A New Year - a clean slate - a time traditionally filled with hope and possibility. The days, weeks, and months stretch out in front of me and I can't help but focus on the year ahead.
Will it be happy, healthy, and peaceful as I want it to be? Will there be challenge that I can't even yet imagine? In the midst of this is the awareness that it's another year without my son.
I remember the July that David died. Because his last days on earth were in the summer, the approach of autumn felt wrong, like a betrayal and abandonment of my sweet son. The season was changing too soon and I wasn't ready. I longed to stay in the last summer of David's life for just a while longer to cling to even a shred of fading connection.
But time didn't ask if I was ready; it just continued its relentless march and pushed me along with it. Soon it was David's birthday and Halloween, then Thanksgiving and the holiday season. Each special day brought a new wave of grief that I couldn't wait to get past.
Then New Year's arrived. Leaving the last year of David's life was the most difficult of all. There was no turning back; no wait one more minute. The ball dropped, the page turned, and I was in a different year.
Since then I've become used to the feeling of being pushed along by time. Mostly it seems to rush forward like a surging current, carrying me with it on its journey. But sometimes it feels excruciatingly slow, like when I can't wait for springtime or to achieve some long-range goal. Why am I either wishing I could stay in the past or longing for the future?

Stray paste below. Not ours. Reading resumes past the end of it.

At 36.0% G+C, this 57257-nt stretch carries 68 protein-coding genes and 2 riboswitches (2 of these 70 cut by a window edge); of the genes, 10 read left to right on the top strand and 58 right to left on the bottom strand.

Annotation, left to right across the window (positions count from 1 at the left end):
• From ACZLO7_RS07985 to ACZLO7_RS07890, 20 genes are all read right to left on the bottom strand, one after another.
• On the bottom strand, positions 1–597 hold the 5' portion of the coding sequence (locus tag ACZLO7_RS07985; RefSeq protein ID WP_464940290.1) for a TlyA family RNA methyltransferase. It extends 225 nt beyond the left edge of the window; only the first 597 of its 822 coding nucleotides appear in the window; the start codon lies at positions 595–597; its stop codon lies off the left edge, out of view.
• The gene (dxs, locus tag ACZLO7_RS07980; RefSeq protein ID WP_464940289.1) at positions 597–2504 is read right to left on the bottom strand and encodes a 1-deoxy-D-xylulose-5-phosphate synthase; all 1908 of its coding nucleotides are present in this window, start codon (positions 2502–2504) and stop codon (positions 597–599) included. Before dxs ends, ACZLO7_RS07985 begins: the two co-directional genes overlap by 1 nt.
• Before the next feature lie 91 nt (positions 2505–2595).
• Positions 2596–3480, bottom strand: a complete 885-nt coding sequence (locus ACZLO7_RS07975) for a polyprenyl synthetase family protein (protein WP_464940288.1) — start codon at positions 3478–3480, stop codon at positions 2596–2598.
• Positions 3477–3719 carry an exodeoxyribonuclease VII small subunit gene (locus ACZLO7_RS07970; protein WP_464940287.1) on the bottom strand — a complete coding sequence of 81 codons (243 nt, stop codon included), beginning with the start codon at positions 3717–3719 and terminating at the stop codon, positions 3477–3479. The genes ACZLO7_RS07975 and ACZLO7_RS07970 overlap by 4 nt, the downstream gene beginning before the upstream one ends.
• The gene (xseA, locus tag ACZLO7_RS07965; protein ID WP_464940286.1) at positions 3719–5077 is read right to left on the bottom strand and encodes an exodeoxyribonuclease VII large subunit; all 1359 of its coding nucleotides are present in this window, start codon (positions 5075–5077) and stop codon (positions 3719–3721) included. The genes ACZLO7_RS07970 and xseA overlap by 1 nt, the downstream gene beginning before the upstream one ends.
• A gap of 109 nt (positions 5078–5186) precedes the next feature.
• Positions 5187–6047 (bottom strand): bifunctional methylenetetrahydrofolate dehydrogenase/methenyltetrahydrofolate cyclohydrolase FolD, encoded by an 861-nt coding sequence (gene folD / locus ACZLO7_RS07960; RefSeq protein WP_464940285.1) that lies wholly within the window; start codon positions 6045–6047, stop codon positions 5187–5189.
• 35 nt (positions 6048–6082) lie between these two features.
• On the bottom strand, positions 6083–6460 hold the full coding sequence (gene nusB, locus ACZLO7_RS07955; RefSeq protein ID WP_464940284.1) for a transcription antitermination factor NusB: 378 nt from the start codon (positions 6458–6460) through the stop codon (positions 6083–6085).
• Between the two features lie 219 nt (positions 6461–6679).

I know I'm not alone in experiencing time as sometimes too fast and sometimes too slow. And it's not only a function of grief; most of us tend to live either too much in the past or the future and we end up not really noticing the present. Unchecked, we are wishing our lives away.
I've decided to make 2014 my year of practicing mindfulness. It's not a resolution really, because I don't think resolutions usually hold. It's more of an intention. I intend to practice mindfulness this year and I'll see how that feels.
Being mindful means paying attention to what is, without judgment. Anything in life can be done mindfully: eating, working, playing, resting. Tuning into one's present experience and returning to that awareness when the mind wanders (as it definitely will) keeps us anchored in the moment. It fosters appreciation, gratitude, and patience, all of which I want more of this year.
Right now I'm sitting at my desk writing on my laptop. I'm sipping a cup of tea as I write and occasionally gaze out the window. It's snowing again. A million thoughts try to compete for my attention: cleaning off my car later, my to-do list, memories, worries. I take another sip of tea and gently bring myself back to this article. I am writing. Writing and sipping. They're two simple acts that ground me in the present where memories don't haunt and worries don't matter. I feel peaceful and grateful.
Mindfulness is thought to be helpful for coping with many of life's difficulties. Try it yourself and let me know what you think. And don't hesitate to contact me for more tips on living mindfully.
Essays on Grief Resilience